Wednesday, February 07, 2007

A Working Historical Farm

We went to a working historical farm today. They have 4 main areas, although one is being worked on: they represent the 1830's, 1860's, 1890's, and 1930's.

Our first stop was the 1830's. This farm house (above photo) was a LOT like the one we visited in the fall. Since we weren't on a tour, we just walked around and did what we wanted. After exploring the house, including some steep steps to the upstairs, Alexandra used a grinder to grind some corn. Then, we headed out to the pig pen to see the pigs. There were already some people there talking to one of the people who worked there (they were costumes from their time period). Well, we ended up hooking up with this large, extended family for the rest of the day. There were 3 other children about Alexandra's age, and one of the mom's used to be a tour guide at the ranch!!! She gave us an "insider's tour."

Next stop was the 1890's (as the 1860's is under "re"construction). We did get to ride a tram there and we tried to spot the alligator that often frequents the area. We found him lying on the shore as we passed over a bridge. Alexandra was glad we were on the tram... they say he is 15 feet long!!! I was sad I didn't get a photo, but glad that Alexandra didn't get scared as we were on the tram.
In the 1890's area, we first watched the blacksmith for quite a while. He made a S-hook and they gave it to Alexandra to keep!!! The "ex"guide had first asked if she could have it to keep, but then she passed it along to us as her daughter already has one. I'll have to take a photo of it. What a neat keepsake! And, he used wax to coat it!

The 1890's house (above photo) was wonderful. We learned lots of neat trivia, like how the men and women hit their flasks from each other. And, about a parasite that created beautiful patterns in the wood the house is made of. Because of pesticides, this parasite is now extinct and there will never again be any wood that looks like this.
The last stop was the 1930's. We mainly just watched the cowboy show. I took lots of pictures (I loved this!!!), so I'll just talk you through them.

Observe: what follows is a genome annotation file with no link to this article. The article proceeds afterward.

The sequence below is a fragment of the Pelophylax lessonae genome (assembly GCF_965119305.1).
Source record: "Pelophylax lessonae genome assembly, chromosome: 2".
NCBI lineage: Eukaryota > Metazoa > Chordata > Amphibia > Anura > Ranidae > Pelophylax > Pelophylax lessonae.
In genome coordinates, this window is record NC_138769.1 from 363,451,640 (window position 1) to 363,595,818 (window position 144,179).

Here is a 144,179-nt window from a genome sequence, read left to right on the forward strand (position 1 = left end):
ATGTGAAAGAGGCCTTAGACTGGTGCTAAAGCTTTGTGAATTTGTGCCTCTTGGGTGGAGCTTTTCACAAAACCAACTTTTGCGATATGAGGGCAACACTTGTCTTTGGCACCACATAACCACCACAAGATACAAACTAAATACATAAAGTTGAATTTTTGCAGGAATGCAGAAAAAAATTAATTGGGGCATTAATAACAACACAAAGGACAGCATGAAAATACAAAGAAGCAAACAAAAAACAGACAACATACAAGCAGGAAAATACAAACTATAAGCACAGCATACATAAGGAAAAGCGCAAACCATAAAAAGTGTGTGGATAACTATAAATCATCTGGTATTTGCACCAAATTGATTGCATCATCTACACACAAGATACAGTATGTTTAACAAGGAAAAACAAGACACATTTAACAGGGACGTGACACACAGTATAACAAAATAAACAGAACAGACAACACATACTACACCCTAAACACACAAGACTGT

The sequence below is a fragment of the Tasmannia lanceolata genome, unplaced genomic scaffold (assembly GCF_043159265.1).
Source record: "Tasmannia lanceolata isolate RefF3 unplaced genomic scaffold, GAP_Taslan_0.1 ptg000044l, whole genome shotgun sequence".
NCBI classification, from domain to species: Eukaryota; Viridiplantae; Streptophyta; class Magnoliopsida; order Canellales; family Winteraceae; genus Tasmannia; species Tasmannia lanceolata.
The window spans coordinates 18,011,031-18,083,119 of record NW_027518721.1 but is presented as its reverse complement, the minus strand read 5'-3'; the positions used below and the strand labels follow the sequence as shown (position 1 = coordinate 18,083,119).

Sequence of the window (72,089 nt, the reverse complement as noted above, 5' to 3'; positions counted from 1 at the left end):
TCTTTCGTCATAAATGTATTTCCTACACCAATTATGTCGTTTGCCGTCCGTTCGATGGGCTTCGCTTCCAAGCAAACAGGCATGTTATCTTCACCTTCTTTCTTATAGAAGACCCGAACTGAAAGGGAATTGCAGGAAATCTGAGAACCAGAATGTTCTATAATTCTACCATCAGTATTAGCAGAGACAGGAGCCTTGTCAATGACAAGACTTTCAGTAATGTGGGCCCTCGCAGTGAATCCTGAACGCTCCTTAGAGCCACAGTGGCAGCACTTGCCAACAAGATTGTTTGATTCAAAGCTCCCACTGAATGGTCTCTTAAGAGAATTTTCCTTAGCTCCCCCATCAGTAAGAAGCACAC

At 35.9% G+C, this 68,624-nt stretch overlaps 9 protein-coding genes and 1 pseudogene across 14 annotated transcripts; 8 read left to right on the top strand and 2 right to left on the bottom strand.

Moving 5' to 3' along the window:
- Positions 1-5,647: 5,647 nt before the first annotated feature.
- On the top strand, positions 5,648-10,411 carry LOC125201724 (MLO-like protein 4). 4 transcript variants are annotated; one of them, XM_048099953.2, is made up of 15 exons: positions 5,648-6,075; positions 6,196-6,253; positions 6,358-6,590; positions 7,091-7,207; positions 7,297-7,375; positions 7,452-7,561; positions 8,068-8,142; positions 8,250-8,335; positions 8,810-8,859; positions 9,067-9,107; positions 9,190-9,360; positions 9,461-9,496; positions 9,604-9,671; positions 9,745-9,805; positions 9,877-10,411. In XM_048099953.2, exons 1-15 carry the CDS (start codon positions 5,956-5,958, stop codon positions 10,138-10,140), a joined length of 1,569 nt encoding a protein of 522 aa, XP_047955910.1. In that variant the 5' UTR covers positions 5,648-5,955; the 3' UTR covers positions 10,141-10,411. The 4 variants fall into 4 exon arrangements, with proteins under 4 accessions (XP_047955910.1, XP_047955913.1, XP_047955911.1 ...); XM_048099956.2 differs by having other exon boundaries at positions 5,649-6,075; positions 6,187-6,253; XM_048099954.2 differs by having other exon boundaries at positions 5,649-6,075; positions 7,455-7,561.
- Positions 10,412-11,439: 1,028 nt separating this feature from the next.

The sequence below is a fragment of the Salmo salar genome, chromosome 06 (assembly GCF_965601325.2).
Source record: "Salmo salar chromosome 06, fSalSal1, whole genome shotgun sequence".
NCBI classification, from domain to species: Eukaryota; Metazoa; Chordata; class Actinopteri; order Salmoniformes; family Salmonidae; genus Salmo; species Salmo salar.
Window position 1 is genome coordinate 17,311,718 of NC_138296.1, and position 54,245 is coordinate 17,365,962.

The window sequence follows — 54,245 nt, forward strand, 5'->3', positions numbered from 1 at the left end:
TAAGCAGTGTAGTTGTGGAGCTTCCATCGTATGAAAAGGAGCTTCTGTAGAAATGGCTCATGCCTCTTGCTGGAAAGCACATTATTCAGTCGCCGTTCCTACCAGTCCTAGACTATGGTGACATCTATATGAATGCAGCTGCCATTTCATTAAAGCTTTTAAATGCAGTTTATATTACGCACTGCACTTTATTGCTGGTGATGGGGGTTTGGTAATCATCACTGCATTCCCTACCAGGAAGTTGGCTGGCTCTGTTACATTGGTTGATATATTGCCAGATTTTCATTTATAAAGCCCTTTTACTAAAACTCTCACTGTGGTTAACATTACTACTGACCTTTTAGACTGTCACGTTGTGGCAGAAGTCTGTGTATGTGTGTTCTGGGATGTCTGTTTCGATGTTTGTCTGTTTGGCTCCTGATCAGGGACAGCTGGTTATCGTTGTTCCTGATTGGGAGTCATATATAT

One of the horses - named Blue


The 2 cowboys trying to get a lasso on the cow


The first cow we saw roped - they actually eventually put 2 ropes on him - one from each cowboy


Half-way there!


One cowboy will jump off his horse while the other holds a robe tight. Then, the cowboy gets the cow on his side. He pulls the tail between the cow's legs because the cow can't stand up without his tail to help him "balance!". The reason the rope the cows in the first place would be to help them - give them medicine, check out a problem, etc.


Trying to rope cow #2


Telling us about branding the cows. He also talked about how they would clip their horns when necessary (kind of like clipping our nails) and how they give the cows their bolus twice a year - they grab the cow by one horn, then hold on to him with his nostrils and use a tool to put the bolus into the cow's stomach. In the old days, the cowboy with the skinniest arms got this job. Yuck!


The last thing we watched was the cows swimming. This is actually the last working bath of the kind in the country. It was used to kill the ticks off of the cows. They used many horrible chemicals in the past that sometimes killed the cows, the cowboys, or the people who ate the meat. This is now just used for a demonstration and contains only water.

As you can tell, we had a wonderful day. And, the temperatures were in the 70's! Alexandra came home with a little corn doll that cost less than $2. You can't beat that! And, I came home with lots of photos.

1 comment:

Dana said...

Hi Dana
This looks like so much fun. I think our homeschool group does something similar but we didn't go this year because of a prescheduled trip to Disney - but I don't think it has live cowboys. My kids would love that. And that old farm house looks gorgeous. I wish I could see that wood pattern :) Thanks for sharing, you have such great ideas. I love reading them - Dana

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